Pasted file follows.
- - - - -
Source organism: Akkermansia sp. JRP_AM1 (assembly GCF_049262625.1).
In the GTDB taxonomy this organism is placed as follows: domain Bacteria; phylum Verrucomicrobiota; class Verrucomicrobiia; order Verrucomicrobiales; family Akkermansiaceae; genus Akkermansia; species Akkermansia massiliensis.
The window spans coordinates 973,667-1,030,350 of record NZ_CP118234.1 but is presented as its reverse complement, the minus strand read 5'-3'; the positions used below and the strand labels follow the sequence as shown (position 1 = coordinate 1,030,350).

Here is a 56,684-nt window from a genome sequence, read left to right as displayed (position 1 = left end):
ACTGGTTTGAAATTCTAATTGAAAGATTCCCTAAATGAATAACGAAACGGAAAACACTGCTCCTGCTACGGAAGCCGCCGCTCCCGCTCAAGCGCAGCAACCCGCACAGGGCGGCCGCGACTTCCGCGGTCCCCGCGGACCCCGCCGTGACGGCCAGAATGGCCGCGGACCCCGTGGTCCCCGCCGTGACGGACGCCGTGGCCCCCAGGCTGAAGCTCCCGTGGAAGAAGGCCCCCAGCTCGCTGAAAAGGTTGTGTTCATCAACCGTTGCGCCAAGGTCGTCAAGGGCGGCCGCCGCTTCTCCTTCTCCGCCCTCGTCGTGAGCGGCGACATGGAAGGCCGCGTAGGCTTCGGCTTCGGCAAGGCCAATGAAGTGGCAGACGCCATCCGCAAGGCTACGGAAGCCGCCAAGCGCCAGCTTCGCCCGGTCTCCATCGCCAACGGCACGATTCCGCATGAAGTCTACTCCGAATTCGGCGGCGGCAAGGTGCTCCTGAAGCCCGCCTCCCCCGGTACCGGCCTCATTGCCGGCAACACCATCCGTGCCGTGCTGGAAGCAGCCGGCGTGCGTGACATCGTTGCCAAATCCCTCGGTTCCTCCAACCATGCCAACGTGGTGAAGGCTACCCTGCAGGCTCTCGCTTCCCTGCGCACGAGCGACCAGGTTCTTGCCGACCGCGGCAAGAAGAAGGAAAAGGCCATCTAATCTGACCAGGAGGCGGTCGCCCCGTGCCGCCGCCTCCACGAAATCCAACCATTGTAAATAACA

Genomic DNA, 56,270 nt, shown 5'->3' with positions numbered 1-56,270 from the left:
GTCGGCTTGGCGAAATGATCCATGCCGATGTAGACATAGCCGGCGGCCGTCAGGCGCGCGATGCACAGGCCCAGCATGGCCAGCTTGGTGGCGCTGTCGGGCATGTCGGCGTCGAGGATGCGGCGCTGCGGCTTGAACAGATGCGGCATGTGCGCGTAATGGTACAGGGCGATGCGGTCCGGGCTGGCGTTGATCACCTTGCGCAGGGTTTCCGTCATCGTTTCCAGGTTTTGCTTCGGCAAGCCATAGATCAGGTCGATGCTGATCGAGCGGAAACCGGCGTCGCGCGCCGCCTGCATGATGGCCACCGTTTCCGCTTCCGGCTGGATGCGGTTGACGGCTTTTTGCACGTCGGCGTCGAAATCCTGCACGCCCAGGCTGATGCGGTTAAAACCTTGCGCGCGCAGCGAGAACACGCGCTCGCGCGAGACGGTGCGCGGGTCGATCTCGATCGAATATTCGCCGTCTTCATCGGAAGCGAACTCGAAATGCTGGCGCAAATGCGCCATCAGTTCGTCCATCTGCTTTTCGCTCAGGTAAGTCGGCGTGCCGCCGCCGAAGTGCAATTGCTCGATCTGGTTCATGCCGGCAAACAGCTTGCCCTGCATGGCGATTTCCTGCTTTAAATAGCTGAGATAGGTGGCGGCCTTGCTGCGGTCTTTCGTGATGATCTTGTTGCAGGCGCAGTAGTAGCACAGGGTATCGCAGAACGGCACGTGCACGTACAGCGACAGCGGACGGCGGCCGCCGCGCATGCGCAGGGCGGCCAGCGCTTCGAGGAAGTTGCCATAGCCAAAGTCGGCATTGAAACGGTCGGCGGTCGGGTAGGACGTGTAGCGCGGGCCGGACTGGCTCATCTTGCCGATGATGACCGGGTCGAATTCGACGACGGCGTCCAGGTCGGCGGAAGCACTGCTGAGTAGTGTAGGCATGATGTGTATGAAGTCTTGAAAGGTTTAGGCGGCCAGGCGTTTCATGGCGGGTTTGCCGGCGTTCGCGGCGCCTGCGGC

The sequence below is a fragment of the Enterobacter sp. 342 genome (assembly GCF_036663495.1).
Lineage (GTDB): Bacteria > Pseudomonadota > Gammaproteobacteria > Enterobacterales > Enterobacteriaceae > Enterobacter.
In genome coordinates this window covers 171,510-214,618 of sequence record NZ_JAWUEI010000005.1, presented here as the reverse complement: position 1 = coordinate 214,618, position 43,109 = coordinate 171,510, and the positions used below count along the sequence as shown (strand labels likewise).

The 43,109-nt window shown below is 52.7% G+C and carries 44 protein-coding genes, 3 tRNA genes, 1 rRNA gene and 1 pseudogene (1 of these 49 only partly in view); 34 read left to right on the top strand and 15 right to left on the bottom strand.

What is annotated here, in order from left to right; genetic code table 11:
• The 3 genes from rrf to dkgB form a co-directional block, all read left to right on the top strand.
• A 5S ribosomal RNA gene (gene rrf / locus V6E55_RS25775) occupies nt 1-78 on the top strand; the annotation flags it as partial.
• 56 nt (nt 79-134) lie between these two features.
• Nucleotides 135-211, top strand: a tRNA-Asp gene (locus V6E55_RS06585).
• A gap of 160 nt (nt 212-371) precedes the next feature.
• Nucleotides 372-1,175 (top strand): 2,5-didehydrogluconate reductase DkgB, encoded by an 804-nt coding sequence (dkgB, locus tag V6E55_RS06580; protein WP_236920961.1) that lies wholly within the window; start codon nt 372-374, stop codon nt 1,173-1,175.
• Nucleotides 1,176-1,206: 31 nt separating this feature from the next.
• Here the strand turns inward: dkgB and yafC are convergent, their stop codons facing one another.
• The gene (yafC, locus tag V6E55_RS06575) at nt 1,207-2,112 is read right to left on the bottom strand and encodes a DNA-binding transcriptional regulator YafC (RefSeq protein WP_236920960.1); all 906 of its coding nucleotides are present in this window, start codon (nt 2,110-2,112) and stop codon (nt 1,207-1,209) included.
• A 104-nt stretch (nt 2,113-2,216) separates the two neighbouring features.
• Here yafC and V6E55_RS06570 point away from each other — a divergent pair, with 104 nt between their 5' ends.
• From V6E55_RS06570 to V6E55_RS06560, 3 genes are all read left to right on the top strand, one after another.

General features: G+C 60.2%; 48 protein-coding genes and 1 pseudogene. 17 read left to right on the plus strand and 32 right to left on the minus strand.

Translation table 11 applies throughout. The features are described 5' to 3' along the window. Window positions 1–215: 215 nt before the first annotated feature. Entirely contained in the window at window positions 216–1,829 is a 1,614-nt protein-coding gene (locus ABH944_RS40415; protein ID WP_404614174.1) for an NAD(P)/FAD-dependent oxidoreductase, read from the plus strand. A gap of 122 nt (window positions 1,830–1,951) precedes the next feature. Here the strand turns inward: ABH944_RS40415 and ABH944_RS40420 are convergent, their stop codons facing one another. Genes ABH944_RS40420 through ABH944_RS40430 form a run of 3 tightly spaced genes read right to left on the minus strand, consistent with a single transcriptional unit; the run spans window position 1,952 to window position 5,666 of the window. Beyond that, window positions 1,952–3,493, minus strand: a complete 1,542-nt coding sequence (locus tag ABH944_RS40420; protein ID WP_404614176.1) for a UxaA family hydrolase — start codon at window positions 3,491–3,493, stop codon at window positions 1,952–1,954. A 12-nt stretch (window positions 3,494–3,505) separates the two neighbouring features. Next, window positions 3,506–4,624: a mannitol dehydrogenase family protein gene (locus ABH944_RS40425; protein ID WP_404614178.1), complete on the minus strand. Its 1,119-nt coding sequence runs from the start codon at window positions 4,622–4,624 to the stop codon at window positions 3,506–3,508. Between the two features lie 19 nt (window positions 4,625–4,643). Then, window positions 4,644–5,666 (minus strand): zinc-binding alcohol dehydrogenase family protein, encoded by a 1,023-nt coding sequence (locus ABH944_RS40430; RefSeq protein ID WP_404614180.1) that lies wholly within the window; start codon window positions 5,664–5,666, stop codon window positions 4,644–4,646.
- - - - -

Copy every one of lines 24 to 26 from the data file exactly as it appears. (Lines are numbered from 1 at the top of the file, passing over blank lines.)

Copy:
• From V6E55_RS06570 to V6E55_RS06560, 3 genes are all read left to right on the top strand, one after another.

General features: G+C 60.2%; 48 protein-coding genes and 1 pseudogene. 17 read left to right on the plus strand and 32 right to left on the minus strand.

Translation table 11 applies throughout. The features are described 5' to 3' along the window. Window positions 1–215: 215 nt before the first annotated feature. Entirely contained in the window at window positions 216–1,829 is a 1,614-nt protein-coding gene (locus ABH944_RS40415; protein ID WP_404614174.1) for an NAD(P)/FAD-dependent oxidoreductase, read from the plus strand. A gap of 122 nt (window positions 1,830–1,951) precedes the next feature. Here the strand turns inward: ABH944_RS40415 and ABH944_RS40420 are convergent, their stop codons facing one another. Genes ABH944_RS40420 through ABH944_RS40430 form a run of 3 tightly spaced genes read right to left on the minus strand, consistent with a single transcriptional unit; the run spans window position 1,952 to window position 5,666 of the window. Beyond that, window positions 1,952–3,493, minus strand: a complete 1,542-nt coding sequence (locus tag ABH944_RS40420; protein ID WP_404614176.1) for a UxaA family hydrolase — start codon at window positions 3,491–3,493, stop codon at window positions 1,952–1,954. A 12-nt stretch (window positions 3,494–3,505) separates the two neighbouring features. Next, window positions 3,506–4,624: a mannitol dehydrogenase family protein gene (locus ABH944_RS40425; protein ID WP_404614178.1), complete on the minus strand. Its 1,119-nt coding sequence runs from the start codon at window positions 4,622–4,624 to the stop codon at window positions 3,506–3,508. Between the two features lie 19 nt (window positions 4,625–4,643). Then, window positions 4,644–5,666 (minus strand): zinc-binding alcohol dehydrogenase family protein, encoded by a 1,023-nt coding sequence (locus ABH944_RS40430; RefSeq protein ID WP_404614180.1) that lies wholly within the window; start codon window positions 5,664–5,666, stop codon window positions 4,644–4,646.